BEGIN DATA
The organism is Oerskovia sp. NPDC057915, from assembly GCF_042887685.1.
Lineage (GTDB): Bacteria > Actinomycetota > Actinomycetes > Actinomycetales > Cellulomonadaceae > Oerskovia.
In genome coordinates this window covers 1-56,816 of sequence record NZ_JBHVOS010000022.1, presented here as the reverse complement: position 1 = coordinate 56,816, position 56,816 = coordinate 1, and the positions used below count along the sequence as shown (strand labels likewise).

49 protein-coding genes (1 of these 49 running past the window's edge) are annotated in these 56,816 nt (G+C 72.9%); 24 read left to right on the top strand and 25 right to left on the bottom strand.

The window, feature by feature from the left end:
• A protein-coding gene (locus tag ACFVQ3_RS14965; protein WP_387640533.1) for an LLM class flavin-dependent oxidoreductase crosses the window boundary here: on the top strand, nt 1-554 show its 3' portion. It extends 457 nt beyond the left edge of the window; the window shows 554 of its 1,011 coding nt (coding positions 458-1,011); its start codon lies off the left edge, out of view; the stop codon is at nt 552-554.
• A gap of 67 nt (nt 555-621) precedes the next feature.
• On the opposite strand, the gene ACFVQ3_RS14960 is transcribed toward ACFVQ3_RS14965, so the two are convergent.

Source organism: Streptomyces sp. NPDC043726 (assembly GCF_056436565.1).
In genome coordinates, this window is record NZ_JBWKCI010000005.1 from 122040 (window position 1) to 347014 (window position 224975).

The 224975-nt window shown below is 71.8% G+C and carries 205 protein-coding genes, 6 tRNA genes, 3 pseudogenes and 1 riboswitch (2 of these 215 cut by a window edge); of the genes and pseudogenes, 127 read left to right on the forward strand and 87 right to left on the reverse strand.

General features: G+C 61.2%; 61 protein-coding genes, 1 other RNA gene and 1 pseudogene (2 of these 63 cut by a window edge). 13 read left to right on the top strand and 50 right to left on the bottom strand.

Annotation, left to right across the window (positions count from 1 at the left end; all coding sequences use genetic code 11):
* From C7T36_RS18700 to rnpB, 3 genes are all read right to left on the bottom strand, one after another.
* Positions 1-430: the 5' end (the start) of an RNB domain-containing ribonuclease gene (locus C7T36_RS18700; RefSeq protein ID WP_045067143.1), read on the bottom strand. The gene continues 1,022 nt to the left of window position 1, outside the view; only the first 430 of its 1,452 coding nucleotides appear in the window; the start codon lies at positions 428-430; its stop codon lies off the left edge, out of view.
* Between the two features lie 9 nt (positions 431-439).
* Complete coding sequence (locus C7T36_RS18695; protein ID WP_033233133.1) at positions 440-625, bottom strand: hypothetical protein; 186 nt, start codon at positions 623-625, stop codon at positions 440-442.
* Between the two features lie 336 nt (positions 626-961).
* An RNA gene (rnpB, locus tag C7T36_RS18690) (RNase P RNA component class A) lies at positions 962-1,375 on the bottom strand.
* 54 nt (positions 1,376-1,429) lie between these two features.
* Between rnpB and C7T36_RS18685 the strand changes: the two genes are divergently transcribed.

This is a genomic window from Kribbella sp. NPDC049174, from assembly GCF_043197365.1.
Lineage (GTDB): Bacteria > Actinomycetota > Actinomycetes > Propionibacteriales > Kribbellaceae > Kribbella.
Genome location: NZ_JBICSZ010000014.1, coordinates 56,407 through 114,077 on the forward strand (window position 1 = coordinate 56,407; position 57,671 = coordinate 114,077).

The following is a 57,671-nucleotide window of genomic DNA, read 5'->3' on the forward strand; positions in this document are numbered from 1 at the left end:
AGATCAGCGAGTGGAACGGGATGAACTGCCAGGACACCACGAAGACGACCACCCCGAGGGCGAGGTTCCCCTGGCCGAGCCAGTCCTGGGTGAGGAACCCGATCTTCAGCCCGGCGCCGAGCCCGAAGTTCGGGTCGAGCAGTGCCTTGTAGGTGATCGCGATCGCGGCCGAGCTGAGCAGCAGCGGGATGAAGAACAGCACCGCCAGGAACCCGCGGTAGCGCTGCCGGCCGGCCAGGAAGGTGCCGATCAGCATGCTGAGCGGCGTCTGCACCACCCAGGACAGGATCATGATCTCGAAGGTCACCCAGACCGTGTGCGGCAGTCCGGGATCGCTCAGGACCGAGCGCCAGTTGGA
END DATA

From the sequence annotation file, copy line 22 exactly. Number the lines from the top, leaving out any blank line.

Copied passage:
This is a genomic window from Kribbella sp. NPDC049174, from assembly GCF_043197365.1.